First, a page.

Coast Guard crews work year-round to ensure they are ready to support their community in the aftermath of disaster. In keeping with the service’s proud tradition of preserving life, the Coast Guard has plans in place to protect communities from manmade or natural disasters and one of the most important elements of these plans is communication. When disaster hits, communication is essential among first responders to coordinate rescue and recovery efforts. Traditionally, the Coast Guard has utilized radios, emails, telephones and basic computer systems to communicate, store, and share information. Members of the Port of New Orleans Harbor Police Department conduct safety and security patrols with a Coast Guard response boat for Super Bowl XLVII on the lower Mississippi River, Jan. 31, 2013. U.S. Coast Guard photo by Petty Officer 2nd Class Bill Colclough.
While the Coast Guard will always rely on traditional telecommunications such as radios, emails and telephones, it also has a powerful tool to coordinate response efforts with federal, state local and private sector partners – the Department of Homeland Security’s Homeland Security Information Network. Known as HSIN, this innovative network is a secure system providing real-time collaboration tools, including a virtual meeting space, instant messaging and document sharing. In short, this network allows the Coast Guard to share information with other agencies instantly, regardless of their location, to communicate, collaborate and coordinate. This tool is invaluable for units involved in hurricane response efforts, including law enforcement, emergency management and humanitarian agencies.“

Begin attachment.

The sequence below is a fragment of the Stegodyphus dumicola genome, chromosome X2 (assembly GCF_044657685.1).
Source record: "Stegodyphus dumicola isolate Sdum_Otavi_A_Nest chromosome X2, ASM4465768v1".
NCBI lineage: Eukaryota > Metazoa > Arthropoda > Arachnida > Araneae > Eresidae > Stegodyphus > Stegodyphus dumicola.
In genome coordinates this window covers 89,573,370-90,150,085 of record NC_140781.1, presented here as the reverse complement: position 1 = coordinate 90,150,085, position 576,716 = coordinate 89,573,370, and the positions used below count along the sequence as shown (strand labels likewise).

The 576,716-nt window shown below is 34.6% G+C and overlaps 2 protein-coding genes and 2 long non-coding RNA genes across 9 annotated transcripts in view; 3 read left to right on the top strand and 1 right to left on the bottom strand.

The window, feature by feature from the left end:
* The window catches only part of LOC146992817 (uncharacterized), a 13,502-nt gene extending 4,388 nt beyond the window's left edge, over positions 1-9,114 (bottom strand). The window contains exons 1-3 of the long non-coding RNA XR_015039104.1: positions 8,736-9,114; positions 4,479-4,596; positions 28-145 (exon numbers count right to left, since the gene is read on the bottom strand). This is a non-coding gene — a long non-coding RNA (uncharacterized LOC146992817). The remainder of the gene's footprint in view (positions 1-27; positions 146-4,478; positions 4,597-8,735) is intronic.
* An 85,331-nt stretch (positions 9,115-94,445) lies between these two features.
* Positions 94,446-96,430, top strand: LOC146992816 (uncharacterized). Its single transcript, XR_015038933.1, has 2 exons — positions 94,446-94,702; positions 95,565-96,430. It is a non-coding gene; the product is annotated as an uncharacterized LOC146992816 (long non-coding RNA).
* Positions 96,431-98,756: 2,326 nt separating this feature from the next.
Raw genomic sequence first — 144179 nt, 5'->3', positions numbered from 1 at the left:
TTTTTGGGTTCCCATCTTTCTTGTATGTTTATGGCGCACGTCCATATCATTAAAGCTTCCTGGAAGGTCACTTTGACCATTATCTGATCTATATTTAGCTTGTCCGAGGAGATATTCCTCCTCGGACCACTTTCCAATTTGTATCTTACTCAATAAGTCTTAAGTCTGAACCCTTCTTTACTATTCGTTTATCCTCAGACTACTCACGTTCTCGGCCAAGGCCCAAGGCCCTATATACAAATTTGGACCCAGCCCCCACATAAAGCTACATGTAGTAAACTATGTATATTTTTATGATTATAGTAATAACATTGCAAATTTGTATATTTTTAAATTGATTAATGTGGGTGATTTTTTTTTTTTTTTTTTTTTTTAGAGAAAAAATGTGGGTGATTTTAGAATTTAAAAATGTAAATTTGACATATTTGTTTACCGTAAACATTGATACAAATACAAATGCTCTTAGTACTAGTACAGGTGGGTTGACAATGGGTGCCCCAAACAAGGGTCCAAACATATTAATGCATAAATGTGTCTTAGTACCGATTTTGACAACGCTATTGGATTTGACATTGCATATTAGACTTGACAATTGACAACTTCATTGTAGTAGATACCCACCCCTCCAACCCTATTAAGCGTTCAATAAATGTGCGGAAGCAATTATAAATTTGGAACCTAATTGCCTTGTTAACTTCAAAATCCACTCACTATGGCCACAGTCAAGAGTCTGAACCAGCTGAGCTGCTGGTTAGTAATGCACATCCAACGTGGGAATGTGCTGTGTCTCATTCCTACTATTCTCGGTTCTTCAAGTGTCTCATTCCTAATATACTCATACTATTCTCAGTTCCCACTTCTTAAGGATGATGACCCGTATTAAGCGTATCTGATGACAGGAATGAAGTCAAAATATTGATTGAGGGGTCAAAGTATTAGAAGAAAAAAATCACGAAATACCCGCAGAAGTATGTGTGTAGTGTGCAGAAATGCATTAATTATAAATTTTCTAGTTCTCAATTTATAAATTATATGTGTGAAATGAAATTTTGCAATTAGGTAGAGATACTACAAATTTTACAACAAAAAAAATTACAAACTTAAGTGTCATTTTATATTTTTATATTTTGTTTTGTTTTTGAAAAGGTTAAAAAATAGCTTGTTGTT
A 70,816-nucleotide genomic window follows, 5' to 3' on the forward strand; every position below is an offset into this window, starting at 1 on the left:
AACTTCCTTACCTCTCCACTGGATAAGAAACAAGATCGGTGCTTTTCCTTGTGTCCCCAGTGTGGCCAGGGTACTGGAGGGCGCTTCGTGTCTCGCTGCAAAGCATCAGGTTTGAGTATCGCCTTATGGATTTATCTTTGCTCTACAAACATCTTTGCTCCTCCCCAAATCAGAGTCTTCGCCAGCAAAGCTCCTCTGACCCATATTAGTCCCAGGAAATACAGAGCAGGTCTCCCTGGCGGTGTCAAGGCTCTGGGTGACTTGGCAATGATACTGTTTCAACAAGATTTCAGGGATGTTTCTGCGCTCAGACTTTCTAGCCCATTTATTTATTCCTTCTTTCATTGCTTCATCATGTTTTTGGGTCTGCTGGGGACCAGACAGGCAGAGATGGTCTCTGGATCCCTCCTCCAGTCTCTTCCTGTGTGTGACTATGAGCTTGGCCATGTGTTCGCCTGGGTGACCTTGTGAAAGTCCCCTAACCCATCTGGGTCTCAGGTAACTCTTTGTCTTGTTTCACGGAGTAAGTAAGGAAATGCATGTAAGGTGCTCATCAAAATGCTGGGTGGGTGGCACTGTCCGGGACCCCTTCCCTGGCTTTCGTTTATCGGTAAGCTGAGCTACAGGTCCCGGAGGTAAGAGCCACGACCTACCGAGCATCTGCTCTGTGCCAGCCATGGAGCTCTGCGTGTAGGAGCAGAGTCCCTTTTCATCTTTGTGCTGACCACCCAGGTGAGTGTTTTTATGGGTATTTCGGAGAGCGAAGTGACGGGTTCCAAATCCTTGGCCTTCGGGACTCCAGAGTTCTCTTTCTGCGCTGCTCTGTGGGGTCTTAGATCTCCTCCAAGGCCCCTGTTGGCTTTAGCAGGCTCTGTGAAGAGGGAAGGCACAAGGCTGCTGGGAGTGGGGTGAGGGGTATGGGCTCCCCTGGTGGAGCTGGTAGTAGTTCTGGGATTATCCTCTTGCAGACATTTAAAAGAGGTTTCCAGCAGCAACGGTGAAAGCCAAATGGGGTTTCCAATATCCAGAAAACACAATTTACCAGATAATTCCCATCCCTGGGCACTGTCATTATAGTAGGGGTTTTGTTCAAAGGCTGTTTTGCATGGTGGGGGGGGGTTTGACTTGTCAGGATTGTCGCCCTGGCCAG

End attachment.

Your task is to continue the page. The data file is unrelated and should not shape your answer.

HSIN allows government agencies at all levels to directly collaborate and share information with others including the private sector like energy companies and private rail while maintaining proper information security,” said Lt. Joel Kurucar of Coast Guard Sector New Orleans, who has worked to incorporate HSIN into Coast Guard operations. “During event and incident responses, information from responders is passed through operational command centers. While those are still critical to response efforts, HSIN cuts out the ‘middle man’ and allows information from the source to be shared with all responders faster and more effectively than ever before.”
The network has been used in most hurricane response efforts in the Southeast since Hurricane Katrina in 2005. When Hurricane Katrina made landfall, New Orleans’ 911 system was knocked offline and calls were re-routed to Baton Rouge, La. HSIN was used to relay information from thousands of emergency calls to first responders in New Orleans, resulting in lives saved. But responders are constantly improving their capabilities. For the first time this year, live video feed was shared through HSIN during the Super Bowl to assist with surveillance efforts.
“HSIN is able to fill in the gaps when it comes to emergency response and provides the flexibility to modify tools used for response efforts,” said Kurucar. “We were able to leverage the tools available in HSIN to meet the needs of vastly different responses including oil spills, marine casualties, hurricane responses and mid-to-large planned events. Each response or event is different and the ability to adjust the information sharing tools available to meet mission demand is critical to success.”